Local actors, National Societies among them, carry numerous advantages in humanitarian action. They (1) have a strong understanding of local risks, vulnerabilities, needs, culture and political realities; (2) deliver rapid response, in light of maximum proximity to their own communities; (3) benefit from significant acceptance, trust and access to affected people; (4) promote substantial consistency, learning and engagement of communities in coping with crises, over time, since they are with their communities before, during, and after crises hit them; and (5) are in an ideal position to link preparedness and response efforts with more holistic approaches to disaster risk reduction and resilience. As described in the 2015 World Disasters Report, the intention to promote a strong role for local actors has been repeatedly voiced in international policy-making bodies, such as the Economic and Social Council and the Inter-Agency Standing Committee. However, this is an area where the gap between rhetoric and reality is prominent.
In practice, we often see international humanitarian actors holding dominant positions, even when it is evident that domestic actors would be well placed to play a central role in a humanitarian response. Moreover, only a negligible proportion of international humanitarian funding is channelled to local actors on terms fully respecting their potential for leadership (rather than hiring them as subcontractors of international organizations). Redressing this will certainly not be without challenges, in light of widely varied capacities among local actors and pressures on donors to monitor and ensure accountability for humanitarian funding. Solutions will depend on long- term investments to strengthen local capacity rather than quick fixes.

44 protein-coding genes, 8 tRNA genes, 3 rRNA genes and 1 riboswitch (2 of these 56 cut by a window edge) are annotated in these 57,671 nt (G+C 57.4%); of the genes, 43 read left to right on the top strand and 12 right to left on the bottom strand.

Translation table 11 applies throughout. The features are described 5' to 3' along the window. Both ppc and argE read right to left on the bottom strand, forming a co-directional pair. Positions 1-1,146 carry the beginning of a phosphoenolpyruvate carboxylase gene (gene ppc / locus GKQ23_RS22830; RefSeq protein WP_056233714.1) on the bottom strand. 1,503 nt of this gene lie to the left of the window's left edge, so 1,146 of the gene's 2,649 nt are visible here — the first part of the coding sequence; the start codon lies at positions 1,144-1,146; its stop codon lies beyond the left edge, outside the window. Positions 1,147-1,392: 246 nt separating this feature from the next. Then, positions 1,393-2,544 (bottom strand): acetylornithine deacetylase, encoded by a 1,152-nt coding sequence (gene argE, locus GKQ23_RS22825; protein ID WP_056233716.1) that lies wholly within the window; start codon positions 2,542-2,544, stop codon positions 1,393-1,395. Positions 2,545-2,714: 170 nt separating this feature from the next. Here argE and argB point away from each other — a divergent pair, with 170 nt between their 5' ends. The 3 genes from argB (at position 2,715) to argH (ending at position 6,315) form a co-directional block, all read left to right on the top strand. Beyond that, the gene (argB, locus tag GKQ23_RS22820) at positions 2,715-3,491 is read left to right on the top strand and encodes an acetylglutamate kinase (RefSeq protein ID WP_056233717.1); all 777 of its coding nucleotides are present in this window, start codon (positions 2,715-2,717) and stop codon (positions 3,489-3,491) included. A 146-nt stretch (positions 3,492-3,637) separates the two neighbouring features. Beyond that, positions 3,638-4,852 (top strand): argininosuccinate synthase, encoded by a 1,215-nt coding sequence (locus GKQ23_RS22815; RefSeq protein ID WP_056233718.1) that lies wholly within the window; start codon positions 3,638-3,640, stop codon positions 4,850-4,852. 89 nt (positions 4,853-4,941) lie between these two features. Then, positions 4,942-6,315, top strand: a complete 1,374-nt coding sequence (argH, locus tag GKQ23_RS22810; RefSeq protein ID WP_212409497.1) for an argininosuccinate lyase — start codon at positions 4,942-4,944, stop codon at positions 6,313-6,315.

Along these lines, on the occasion of the World Humanitarian Summit, the IFRC and ICRC together with interested Governments are seeking to jointly launch a new National Society investment Fund, that will couple material investment in operational and func- tional capacity with tailor-made technical assistance, designed to enable each involved National Society to develop, innovate and grow along the path it has set for itself.
In addition to sustained investment, there is a need for changing attitudes and expectations as to the role played by local actors in humanitarian operations. Like other domestic actors, National Societies often find themselves sidelined by the influx of foreign agencies in cases where there is an international response. Many implementing partnership agreements continue to define domestic actors, including Nation- al Societies, merely as sub-contractors. Instead of investing in these organizations prior to disasters and enabling them to build their organizations, much of current capacity-building support is focused on increasing response capacity in the immediate term. The Movement fully endorses a central role for national actors in humanitarian action and efforts to support and build the capacity of national and local actors to assume this role.
What we pledge to do
- We pledge to significantly scale up the efforts of National Societies to grow capacities, as required, in order to take a more central role in future responses and to be sustainable and relevant national organizations.
- We pledge to support National Societies in their engagement with international partners external to the Movement, including in the context of international coordination processes.
What we call for
- We call on donors to support the new National Society investment Fund and other efforts targeted to strengthen and increase the long-term sustainability of local actors.
- We call on donors to substantially increase the global proportion of international funding accessible to local actors on terms that enable them to play central roles in humanitarian responses in their countries.
- We call on all parties to enable principled local and national actors, including National Societies, to deliver principled humanitarian response without hindrance, including in situations of armed conflict.